With mobile usage continuing to skyrocket, it’s no surprise that Microsoft’s search engine, Bing, is also looking at ways to ensure that the search results it delivers to mobile users are capable of delivering the information and answers they’re looking for.
Recently, it began displaying a “Mobile-friendly” tag to search results for sites that it determined provide reasonable mobile experiences.
In the coming months it will go beyond this, incorporating mobile-friendliness as a ranking factor. On the Bing blog, Shyam Jayasankar of the Bing Mobile Relevance Team explained:
Our approach to mobile friendliness as a ranking signal balances the need to improve the ranking for mobile-friendly pages, with the continued focus on delivering the most relevant results for a given query. This means that for mobile searches on Bing, you can always expect to see the most relevant results for a search query ranked higher, even if some of them are not mobile-friendly.
While the changes will improve ranking for mobile-friendly pages, webpages that are highly relevant to the given query that are not yet mobile-friendly will not get penalized. This is a fine balance and getting it right took a few iterations, but we believe we are now close.
According to the blog post, Bing is looking at a variety of factors to determine mobile-friendliness.
These include easy of navigation on touch-based devices, readability without zooming, lack of horizontal scrolling and device compatibility. The latter looks at the use of plugins, like Flash, that are problematic on many mobile devices.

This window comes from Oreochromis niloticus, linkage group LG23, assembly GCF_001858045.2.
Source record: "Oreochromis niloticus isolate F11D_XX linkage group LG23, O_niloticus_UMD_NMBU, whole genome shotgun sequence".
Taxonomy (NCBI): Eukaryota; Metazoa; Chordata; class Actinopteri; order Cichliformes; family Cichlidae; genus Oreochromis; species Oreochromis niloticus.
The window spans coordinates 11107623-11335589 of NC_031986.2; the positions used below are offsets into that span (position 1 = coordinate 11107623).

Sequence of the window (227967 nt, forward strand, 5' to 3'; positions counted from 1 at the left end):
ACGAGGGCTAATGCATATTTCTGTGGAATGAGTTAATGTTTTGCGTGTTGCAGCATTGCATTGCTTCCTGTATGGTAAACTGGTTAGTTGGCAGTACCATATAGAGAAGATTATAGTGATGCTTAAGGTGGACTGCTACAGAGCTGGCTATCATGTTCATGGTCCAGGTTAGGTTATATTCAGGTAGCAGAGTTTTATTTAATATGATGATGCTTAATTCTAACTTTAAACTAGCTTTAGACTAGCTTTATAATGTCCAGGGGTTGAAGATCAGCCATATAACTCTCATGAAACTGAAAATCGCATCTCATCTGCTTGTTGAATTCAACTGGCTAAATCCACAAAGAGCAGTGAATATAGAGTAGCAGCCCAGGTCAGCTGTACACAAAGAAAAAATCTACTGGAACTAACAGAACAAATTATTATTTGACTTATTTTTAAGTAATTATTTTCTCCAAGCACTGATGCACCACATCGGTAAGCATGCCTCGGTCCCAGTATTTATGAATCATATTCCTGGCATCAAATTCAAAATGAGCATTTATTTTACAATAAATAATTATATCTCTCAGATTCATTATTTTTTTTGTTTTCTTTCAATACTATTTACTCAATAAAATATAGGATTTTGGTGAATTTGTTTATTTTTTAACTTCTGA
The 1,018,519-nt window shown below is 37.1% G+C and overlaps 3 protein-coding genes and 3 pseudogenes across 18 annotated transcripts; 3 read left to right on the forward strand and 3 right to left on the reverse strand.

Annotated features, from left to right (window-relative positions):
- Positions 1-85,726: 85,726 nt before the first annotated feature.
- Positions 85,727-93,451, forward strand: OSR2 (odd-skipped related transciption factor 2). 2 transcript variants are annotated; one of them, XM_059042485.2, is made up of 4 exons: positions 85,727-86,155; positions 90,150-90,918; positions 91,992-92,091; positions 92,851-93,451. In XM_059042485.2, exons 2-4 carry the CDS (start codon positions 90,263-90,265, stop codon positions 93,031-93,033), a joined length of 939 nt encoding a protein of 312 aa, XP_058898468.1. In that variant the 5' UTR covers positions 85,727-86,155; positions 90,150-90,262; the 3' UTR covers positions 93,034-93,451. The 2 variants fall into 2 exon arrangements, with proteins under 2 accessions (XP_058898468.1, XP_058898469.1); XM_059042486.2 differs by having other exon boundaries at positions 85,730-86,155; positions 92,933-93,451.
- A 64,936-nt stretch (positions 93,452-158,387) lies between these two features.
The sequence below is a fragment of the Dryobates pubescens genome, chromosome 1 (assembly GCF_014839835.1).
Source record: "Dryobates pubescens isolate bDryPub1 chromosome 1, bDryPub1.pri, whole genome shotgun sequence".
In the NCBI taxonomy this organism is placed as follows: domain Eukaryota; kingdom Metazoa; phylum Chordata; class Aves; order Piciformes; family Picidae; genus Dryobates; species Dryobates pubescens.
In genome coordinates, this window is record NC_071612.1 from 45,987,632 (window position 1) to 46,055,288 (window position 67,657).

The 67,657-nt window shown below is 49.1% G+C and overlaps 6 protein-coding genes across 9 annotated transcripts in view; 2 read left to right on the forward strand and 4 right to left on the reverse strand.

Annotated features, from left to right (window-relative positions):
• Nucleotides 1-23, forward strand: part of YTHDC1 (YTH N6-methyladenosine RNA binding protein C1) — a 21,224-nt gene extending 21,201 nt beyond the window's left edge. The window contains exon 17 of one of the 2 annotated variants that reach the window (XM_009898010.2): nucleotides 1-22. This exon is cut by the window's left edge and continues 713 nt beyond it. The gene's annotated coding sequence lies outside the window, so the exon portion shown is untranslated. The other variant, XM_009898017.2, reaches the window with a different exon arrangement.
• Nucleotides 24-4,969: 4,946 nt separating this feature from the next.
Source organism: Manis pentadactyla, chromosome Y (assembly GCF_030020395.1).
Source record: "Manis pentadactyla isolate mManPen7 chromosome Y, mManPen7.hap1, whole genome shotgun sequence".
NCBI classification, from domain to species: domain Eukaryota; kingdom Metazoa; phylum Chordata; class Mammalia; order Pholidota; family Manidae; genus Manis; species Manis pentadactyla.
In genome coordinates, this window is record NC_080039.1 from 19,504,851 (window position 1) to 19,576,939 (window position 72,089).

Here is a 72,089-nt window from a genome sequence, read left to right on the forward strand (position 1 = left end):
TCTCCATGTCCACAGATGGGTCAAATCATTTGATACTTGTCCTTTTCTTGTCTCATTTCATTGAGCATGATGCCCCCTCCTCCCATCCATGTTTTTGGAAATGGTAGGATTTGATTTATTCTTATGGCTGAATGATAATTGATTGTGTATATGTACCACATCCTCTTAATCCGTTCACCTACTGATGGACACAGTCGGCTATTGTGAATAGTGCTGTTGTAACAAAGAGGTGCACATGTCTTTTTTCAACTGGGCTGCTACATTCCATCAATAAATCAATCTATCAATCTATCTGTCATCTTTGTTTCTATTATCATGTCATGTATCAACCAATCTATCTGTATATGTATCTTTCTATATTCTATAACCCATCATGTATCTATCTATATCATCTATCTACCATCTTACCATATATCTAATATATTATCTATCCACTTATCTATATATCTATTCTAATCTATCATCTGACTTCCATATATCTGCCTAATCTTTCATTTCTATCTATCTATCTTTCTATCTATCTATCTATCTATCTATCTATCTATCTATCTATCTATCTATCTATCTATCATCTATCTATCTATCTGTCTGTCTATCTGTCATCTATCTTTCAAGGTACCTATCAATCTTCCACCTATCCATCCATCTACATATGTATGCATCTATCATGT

In explaining these factors, Jayasankar compared a number of sites on mobile, showing how Fandango provides good mobile navigation while Movies.com does not, and how Wikipedia’s readability is superior to that of the REI website.
Of course, because Bing says it will still favor overall relevance for mobile search results, the search engine’s changes aren’t nearly as threatening to companies that don’t meet Bing’s mobile-friendliness standards. The world won’t end for them, at least overnight.
But that doesn’t mean that companies companies that aren’t well on their way to delivering excellent mobile experiences aren’t losing out when mobile users click through to their sites. When evaluating whether they’re succeeding on mobile, companies should not assume they’re doing okay simply because the top of the funnel hasn’t decreased in size.
Case in point: according to a BrightLocal survey, 61% of mobile users are more likely to contact a local business if it has a mobile site.
That number is only likely to increase over time as mobile usage continues to grow and consumers become more demanding, so companies need to closely monitor the entire funnel for evidence that their mobile strategies are or aren’t cutting it.